3 penny stocks to buy in February!

I’m hunting for the best penny stocks to buy for my shares portfolio. These three hot UK shares are high on my shopping list for February.

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Here are three top penny stocks I’m considering buying next month.

A dirt-cheap penny stock

I’d buy building materials supplier SIG (LSE: SHI), as I think demand for its insulation products could rocket for years to come. A backcloth of soaring energy bills is likely to bolster sales of its heat-preserving products. Growing concerns over the climate crisis also looks set to improve demand for SIG’s energy-saving foam-based hardware.

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Housebuilders are being tipped to turbocharge production over the next decade at least to solve the country’s housing crisis. This bodes well for SIG, and particularly as these construction firms put greater focus on the energy efficiency of their products. I do note that a downturn in the housing market, and the subsequent damage this could cause to build rates, could significantly impact SIG’s profits.

I think SIG’s shares could be too cheap for me to fail to act. The business currently trades on a forward price-to-earnings growth (PEG) ratio of 0.2. Investing theory says that any reading below 1 suggests a stock could be undervalued by the market.

Use your noodle

The Restaurant Group (LSE: RTN) is another penny stock I’m paying close attention to today. Even though the pandemic rolls on and we can’t rule out further lockdowns, I think the potential long-term returns here could outweigh the risks. Brits are spending increasingly large portions of their income on eating out and firms like this stand to be big winners.

I like The Restaurant Group in particular because it owns the highly-popular Wagamama noodle chain. Sales here rose a healthy 11% and 8% in October and November compared to the same months in 2019. I’m also encouraged by the improved performance of the penny stock’s other brands like Frankie & Benny’s and Garfunkel’s. Strong trading at The Restaurant Group — allied with the success of disciplined cost-cutting — actually encouraged the business to hike its full-year growth forecasts late last week.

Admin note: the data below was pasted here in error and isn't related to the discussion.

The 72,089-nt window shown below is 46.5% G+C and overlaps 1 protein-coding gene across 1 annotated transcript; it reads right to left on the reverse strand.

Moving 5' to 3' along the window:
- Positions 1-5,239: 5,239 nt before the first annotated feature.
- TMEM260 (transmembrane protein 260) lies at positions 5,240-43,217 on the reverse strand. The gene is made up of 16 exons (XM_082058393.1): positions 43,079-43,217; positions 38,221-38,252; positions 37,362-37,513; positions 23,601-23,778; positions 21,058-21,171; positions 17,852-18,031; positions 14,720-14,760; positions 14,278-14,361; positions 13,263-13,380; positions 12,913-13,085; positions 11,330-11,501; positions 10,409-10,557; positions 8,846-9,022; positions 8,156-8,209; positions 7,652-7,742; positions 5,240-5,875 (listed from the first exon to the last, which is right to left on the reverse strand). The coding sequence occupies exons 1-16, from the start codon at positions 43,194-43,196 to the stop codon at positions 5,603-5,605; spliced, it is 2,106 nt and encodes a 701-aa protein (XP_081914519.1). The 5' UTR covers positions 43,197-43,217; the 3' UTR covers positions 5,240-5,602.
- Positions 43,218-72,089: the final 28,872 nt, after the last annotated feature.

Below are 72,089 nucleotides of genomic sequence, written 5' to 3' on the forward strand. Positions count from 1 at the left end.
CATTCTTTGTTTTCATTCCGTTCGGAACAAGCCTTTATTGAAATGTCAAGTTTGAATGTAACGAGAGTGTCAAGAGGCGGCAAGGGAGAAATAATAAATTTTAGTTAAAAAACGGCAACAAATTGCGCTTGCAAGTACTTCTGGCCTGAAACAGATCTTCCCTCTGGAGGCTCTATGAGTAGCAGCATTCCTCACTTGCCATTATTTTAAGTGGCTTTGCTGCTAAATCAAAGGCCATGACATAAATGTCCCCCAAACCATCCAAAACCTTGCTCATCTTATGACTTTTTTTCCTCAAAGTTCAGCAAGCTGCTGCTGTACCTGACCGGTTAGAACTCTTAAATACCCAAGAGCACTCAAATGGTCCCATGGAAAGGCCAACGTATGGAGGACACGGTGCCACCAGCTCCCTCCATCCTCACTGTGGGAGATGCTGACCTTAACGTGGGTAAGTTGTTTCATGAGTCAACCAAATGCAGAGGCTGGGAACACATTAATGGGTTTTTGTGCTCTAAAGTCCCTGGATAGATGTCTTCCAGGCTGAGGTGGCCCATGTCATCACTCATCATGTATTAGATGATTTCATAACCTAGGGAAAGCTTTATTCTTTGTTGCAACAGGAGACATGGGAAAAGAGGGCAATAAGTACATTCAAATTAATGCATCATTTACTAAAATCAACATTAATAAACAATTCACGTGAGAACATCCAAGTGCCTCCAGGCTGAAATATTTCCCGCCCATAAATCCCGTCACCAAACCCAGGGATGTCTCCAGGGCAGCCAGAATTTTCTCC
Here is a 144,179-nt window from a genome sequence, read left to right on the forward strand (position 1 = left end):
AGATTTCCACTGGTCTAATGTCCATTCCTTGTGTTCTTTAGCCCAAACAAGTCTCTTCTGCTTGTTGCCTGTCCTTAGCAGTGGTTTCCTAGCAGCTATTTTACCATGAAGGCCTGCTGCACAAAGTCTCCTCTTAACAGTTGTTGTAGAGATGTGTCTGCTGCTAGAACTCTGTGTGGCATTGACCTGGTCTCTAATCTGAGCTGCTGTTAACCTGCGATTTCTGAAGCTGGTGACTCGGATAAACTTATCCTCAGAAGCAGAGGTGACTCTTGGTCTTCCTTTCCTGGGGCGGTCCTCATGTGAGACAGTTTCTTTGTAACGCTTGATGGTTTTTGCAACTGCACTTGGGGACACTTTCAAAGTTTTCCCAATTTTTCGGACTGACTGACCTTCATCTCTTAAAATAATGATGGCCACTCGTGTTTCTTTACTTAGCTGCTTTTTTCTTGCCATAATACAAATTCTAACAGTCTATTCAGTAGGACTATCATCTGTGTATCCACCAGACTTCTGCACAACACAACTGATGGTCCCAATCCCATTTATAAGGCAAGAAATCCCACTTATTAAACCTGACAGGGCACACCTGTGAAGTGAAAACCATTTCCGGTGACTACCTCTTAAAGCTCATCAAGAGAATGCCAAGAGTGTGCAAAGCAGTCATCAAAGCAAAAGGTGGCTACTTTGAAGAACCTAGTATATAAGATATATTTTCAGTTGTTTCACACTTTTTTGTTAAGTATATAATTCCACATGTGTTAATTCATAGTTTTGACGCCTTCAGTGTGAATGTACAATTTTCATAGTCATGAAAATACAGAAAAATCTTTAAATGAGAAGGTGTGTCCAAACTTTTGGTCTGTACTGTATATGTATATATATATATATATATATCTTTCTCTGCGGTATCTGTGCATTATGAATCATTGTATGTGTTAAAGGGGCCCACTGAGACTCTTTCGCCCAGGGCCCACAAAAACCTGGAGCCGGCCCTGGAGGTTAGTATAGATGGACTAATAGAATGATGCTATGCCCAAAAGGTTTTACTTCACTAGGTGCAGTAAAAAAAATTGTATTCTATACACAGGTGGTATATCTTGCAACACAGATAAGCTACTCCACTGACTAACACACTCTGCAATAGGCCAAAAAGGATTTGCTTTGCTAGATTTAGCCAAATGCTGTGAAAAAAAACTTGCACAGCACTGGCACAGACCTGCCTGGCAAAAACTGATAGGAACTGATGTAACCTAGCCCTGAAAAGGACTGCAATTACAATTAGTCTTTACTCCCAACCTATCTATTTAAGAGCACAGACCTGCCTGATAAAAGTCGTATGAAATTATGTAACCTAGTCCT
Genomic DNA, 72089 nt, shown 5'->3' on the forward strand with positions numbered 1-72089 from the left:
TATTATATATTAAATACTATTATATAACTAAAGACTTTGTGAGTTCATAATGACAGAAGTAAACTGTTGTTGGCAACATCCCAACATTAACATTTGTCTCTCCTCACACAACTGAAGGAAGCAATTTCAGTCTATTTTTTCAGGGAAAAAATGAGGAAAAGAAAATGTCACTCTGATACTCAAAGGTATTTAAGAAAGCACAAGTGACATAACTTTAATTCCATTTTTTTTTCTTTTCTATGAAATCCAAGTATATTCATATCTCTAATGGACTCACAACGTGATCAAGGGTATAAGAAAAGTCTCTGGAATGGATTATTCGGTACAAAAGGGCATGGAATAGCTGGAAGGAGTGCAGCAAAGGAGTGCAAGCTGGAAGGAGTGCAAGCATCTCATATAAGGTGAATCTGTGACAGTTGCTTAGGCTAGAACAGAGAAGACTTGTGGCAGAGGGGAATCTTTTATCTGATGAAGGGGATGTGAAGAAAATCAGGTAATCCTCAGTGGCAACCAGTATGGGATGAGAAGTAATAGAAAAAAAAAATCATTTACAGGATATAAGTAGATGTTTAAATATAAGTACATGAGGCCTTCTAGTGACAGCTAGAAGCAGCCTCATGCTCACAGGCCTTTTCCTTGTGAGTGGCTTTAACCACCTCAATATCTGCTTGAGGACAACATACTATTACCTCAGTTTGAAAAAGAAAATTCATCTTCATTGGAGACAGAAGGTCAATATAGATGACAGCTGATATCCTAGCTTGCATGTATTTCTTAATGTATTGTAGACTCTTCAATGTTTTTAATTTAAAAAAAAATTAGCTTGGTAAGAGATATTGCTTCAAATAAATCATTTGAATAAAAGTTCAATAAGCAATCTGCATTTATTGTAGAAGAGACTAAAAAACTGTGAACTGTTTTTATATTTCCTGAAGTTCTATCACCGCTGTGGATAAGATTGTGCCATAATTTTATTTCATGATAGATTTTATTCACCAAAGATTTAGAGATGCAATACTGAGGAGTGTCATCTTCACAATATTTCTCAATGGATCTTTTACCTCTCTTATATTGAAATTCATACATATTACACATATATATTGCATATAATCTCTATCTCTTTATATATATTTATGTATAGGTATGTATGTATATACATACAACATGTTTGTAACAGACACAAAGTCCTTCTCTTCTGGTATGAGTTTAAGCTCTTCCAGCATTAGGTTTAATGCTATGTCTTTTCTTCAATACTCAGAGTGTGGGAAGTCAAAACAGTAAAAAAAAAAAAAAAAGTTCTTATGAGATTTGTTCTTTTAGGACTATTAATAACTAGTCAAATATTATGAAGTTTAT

The Restaurant Group is a very different beast to what it was a few years back. Its turnaround plan is bringing hungry customers back in their droves, and I think now could be the time to grab a slice of the stock. But I have to remember that the dining out sector is highly competitive.

Battery-powered profits

I’m also thinking about building my exposure to the green economy. And I believe adding Atlantic Lithium to my portfolio could be an effective way to do this. The company is developing Ghana’s Ewoyya lithium project, which continues to illustrate its exceptional mining potential.

Demand for lithium is predicted to soar over the next decade as electric vehicle production rates increase. Analysts at Statista think global consumption of the battery-making material will rocket to 1.8m tonnes by 2030, up from a projected 497,000 in 2022. As a consequence, I’m thinking profits at Atlantic Lithium could soar. I have to keep in mind that there’s a range of operational problems that could affect a mining company like this, potentially damaging profits. But I’m confident enough to buy the shares for my portfolio.

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Royston Wild has no position in any of the shares mentioned. The Motley Fool UK has no position in any of the shares mentioned. Views expressed on the companies mentioned in this article are those of the writer and therefore may differ from the official recommendations we make in our subscription services such as Share Advisor, Hidden Winners and Pro. Here at The Motley Fool we believe that considering a diverse range of insights makes us better investors.

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